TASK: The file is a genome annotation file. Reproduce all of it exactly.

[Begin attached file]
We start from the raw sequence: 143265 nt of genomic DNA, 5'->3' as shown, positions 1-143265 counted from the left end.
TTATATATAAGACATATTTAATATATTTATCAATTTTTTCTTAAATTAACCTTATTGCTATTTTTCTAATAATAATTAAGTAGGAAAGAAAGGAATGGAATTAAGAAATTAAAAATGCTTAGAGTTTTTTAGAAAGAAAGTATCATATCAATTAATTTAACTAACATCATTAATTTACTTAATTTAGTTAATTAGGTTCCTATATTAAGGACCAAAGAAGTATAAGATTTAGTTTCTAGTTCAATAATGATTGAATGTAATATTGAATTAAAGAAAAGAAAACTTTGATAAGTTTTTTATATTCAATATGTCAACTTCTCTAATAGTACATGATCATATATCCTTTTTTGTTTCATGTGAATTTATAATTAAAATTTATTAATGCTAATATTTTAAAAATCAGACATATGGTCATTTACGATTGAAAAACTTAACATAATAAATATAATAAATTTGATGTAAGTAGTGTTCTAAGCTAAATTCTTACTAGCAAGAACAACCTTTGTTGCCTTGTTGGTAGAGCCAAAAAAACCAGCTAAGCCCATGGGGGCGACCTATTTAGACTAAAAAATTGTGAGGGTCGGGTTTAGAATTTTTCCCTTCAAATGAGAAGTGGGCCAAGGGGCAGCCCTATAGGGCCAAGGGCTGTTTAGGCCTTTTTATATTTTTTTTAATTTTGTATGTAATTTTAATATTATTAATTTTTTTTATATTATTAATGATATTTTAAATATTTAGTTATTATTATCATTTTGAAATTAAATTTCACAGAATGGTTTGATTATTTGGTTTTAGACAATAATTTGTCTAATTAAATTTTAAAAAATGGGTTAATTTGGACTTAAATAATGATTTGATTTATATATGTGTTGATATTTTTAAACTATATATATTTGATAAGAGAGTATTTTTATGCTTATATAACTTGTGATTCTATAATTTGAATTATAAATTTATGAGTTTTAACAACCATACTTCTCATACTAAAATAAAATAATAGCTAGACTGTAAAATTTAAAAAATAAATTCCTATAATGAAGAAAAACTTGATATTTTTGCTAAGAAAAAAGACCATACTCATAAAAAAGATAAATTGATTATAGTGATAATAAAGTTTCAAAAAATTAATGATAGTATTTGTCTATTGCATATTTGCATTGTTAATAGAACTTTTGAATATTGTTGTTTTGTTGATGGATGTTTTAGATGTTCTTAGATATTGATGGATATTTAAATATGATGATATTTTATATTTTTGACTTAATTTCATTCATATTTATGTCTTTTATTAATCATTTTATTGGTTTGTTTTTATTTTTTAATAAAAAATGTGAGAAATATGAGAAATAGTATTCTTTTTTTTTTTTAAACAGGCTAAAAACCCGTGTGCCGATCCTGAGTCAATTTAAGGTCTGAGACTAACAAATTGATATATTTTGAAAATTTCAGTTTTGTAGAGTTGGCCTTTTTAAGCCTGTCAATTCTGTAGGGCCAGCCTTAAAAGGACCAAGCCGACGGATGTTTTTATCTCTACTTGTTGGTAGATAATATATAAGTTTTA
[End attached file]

We start from the raw sequence: 143265 nt of genomic DNA, 5'->3' as shown, positions 1-143265 counted from the left end.
TTATATATAAGACATATTTAATATATTTATCAATTTTTTCTTAAATTAACCTTATTGCTATTTTTCTAATAATAATTAAGTAGGAAAGAAAGGAATGGAATTAAGAAATTAAAAATGCTTAGAGTTTTTTAGAAAGAAAGTATCATATCAATTAATTTAACTAACATCATTAATTTACTTAATTTAGTTAATTAGGTTCCTATATTAAGGACCAAAGAAGTATAAGATTTAGTTTCTAGTTCAATAATGATTGAATGTAATATTGAATTAAAGAAAAGAAAACTTTGATAAGTTTTTTATATTCAATATGTCAACTTCTCTAATAGTACATGATCATATATCCTTTTTTGTTTCATGTGAATTTATAATTAAAATTTATTAATGCTAATATTTTAAAAATCAGACATATGGTCATTTACGATTGAAAAACTTAACATAATAAATATAATAAATTTGATGTAAGTAGTGTTCTAAGCTAAATTCTTACTAGCAAGAACAACCTTTGTTGCCTTGTTGGTAGAGCCAAAAAAACCAGCTAAGCCCATGGGGGCGACCTATTTAGACTAAAAAATTGTGAGGGTCGGGTTTAGAATTTTTCCCTTCAAATGAGAAGTGGGCCAAGGGGCAGCCCTATAGGGCCAAGGGCTGTTTAGGCCTTTTTATATTTTTTTTAATTTTGTATGTAATTTTAATATTATTAATTTTTTTTATATTATTAATGATATTTTAAATATTTAGTTATTATTATCATTTTGAAATTAAATTTCACAGAATGGTTTGATTATTTGGTTTTAGACAATAATTTGTCTAATTAAATTTTAAAAAATGGGTTAATTTGGACTTAAATAATGATTTGATTTATATATGTGTTGATATTTTTAAACTATATATATTTGATAAGAGAGTATTTTTATGCTTATATAACTTGTGATTCTATAATTTGAATTATAAATTTATGAGTTTTAACAACCATACTTCTCATACTAAAATAAAATAATAGCTAGACTGTAAAATTTAAAAAATAAATTCCTATAATGAAGAAAAACTTGATATTTTTGCTAAGAAAAAAGACCATACTCATAAAAAAGATAAATTGATTATAGTGATAATAAAGTTTCAAAAAATTAATGATAGTATTTGTCTATTGCATATTTGCATTGTTAATAGAACTTTTGAATATTGTTGTTTTGTTGATGGATGTTTTAGATGTTCTTAGATATTGATGGATATTTAAATATGATGATATTTTATATTTTTGACTTAATTTCATTCATATTTATGTCTTTTATTAATCATTTTATTGGTTTGTTTTTATTTTTTAATAAAAAATGTGAGAAATATGAGAAATAGTATTCTTTTTTTTTTTTAAACAGGCTAAAAACCCGTGTGCCGATCCTGAGTCAATTTAAGGTCTGAGACTAACAAATTGATATATTTTGAAAATTTCAGTTTTGTAGAGTTGGCCTTTTTAAGCCTGTCAATTCTGTAGGGCCAGCCTTAAAAGGACCAAGCCGACGGATGTTTTTATCTCTACTTGTTGGTAGATAATATATAAGTTTTA